According to Currid-Halkett, displays of knowledge — such as referring to New Yorker articles — expresses cultural capital, giving a person leverage to climb the social ladder and make connections.
But it's not just knowledge for themselves that people are investing in: Parents are trying to reproduce their class position for their children, J.C. Pan wrote in The New Republic.
When it comes to education, they're equipping their children "with every educational advantage, from high-end preschools to SAT tutors to Ivy League tuition," he wrote. "In 2014, the top 1% spent 860% more than the national average on education."
"The thin, toned body expresses this class's worldview: Even leisure must be productive," Kuper continued. "Instead of trawling shopping malls, class members narrate their family hikes on Facebook."
The ability to invest in travel is an overarching status signifier — and it's a multi-layered expression that extends far beyond the classic idea of a vacation.
Nowadays, the super-rich are taking months-long, multimillion-dollar trips to recharge or reconnect with family, Business Insider's Katie Warren previously reported. Often, it's because they're burnt out from overworking. Luxury travel agency Original Travel saw these sabbatical trips spike in 2018. Many clients are "looking for an escape," co-founder Tom Barber told the Guardian.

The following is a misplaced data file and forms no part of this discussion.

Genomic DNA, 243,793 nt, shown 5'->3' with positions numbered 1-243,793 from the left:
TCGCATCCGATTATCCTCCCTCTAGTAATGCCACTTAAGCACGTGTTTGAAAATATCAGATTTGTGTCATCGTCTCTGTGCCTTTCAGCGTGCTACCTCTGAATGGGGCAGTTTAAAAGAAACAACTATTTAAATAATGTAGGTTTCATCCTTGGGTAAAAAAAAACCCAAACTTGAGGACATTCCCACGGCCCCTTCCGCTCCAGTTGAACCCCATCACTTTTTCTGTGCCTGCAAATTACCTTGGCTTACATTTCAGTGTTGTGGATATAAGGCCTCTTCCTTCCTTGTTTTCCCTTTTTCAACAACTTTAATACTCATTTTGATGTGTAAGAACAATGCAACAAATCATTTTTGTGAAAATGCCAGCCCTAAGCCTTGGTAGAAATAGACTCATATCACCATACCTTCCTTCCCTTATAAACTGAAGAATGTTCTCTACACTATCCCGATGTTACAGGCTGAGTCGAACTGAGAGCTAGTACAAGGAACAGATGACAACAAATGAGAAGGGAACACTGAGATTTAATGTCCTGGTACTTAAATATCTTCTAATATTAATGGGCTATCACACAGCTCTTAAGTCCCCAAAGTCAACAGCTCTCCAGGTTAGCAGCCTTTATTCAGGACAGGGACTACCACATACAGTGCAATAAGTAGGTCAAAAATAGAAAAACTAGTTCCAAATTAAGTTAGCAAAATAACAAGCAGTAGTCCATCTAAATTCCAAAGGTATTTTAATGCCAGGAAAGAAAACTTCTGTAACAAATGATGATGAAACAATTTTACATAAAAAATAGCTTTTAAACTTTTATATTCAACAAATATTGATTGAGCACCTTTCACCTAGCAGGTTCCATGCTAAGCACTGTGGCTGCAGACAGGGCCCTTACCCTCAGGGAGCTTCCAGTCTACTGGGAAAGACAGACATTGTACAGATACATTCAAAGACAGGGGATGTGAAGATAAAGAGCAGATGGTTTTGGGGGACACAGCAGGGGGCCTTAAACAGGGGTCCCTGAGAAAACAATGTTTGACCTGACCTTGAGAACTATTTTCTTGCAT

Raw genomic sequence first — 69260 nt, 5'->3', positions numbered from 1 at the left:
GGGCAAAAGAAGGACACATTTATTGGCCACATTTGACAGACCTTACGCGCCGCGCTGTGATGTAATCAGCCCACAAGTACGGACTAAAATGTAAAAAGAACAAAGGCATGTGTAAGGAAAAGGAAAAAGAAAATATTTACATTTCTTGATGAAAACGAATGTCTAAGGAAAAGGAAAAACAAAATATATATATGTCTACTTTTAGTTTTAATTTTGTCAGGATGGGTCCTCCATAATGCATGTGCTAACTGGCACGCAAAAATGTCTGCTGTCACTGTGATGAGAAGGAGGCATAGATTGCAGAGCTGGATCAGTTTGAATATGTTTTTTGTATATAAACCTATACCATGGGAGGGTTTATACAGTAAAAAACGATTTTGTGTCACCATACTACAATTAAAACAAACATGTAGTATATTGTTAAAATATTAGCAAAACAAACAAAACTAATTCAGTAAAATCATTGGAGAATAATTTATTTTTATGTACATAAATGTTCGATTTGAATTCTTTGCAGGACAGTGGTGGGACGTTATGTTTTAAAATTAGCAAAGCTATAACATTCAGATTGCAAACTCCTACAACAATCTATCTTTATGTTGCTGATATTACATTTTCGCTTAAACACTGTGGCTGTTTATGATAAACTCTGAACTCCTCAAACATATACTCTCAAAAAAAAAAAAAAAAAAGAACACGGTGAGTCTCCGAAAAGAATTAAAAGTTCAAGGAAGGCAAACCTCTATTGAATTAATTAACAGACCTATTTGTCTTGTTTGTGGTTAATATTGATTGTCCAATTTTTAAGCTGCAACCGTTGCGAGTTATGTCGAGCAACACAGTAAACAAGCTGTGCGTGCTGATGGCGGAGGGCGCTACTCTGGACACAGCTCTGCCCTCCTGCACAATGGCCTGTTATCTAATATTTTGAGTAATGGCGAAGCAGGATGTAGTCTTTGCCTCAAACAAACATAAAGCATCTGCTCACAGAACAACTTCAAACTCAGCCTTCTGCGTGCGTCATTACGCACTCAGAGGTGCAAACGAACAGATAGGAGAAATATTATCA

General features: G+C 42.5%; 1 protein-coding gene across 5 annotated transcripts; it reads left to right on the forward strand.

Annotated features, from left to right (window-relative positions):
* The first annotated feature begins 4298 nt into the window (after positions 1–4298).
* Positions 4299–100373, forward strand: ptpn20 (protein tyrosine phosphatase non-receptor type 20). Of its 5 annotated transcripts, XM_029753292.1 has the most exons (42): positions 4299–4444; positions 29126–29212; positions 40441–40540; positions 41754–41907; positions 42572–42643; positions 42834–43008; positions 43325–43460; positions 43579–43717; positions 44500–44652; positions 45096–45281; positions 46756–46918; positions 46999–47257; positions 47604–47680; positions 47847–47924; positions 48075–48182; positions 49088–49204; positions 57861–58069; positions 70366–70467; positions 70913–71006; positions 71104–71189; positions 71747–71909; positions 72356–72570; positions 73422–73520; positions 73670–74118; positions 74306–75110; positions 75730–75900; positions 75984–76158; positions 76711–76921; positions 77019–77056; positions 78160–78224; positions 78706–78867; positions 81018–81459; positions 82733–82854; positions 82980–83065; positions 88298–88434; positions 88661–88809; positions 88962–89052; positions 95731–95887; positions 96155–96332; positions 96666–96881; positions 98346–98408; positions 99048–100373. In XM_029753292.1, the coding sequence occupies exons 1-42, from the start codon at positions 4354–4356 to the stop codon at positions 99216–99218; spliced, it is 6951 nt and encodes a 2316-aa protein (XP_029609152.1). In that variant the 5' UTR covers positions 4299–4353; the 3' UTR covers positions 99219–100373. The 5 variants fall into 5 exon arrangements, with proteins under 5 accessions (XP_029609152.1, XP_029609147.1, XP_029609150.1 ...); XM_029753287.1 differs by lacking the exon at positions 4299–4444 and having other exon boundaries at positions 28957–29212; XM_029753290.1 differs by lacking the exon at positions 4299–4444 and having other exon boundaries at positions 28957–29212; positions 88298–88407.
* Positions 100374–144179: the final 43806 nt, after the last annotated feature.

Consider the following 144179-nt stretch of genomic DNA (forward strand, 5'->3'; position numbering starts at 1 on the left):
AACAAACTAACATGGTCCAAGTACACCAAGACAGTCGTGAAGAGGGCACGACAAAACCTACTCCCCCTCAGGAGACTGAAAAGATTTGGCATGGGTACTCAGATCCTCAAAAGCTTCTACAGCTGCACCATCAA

"For others, it's 'braggability,'" Barber said. "They want to use their money to open doors that normal people can't and to tell their friends all about it."
These trips range from extreme adventures to luxurious getaways, Warren reported. They can also take shape in wellness escapes and educational excursions. Rich parents take their kids on enriching trips to the Galápagos, according to Pan, thereby imbuing their travel with a subtly educational note.
And, on a not-so-discreet note, plenty of top-dollar, high-end boutique hotels are designed, as Business Insider previously reported, specifically to be photogenic — because taking to Instagram is the perfect way to display the access that wealth can buy.
Instead of investing in open displays of wealth, they're increasingly opting for "under the radar" living, reported Kate Allen of the Financial Times.
This involves blocking GPS from locating property with a jamming signal, removing homes from the grid, and hiring architects to conceal buildings — whether by designing an underground home or by using a "stealth concealment design" for aboveground properties, Allen reported.
The rich are also living in affluent neighborhoods that bar Google's photography vehicles from entering — meaning their residences don't show up on Google Street View — and spending more on home security systems, Allen reported.
"As the demand for luxury shifts away from goods and increasingly toward experiences, customers don't just want any experience: They want personalized experiences that are either inherently unique or specifically tailored to them," Business Insider's Lina Batarags wrote.
The trend is particularly prevalent when traveling; the elite seek luxury hotels that offer personalized amenities and personalized attention like cocktail butlers who mix drinks in your room or drink trolleys in the hallways, Batarags reported.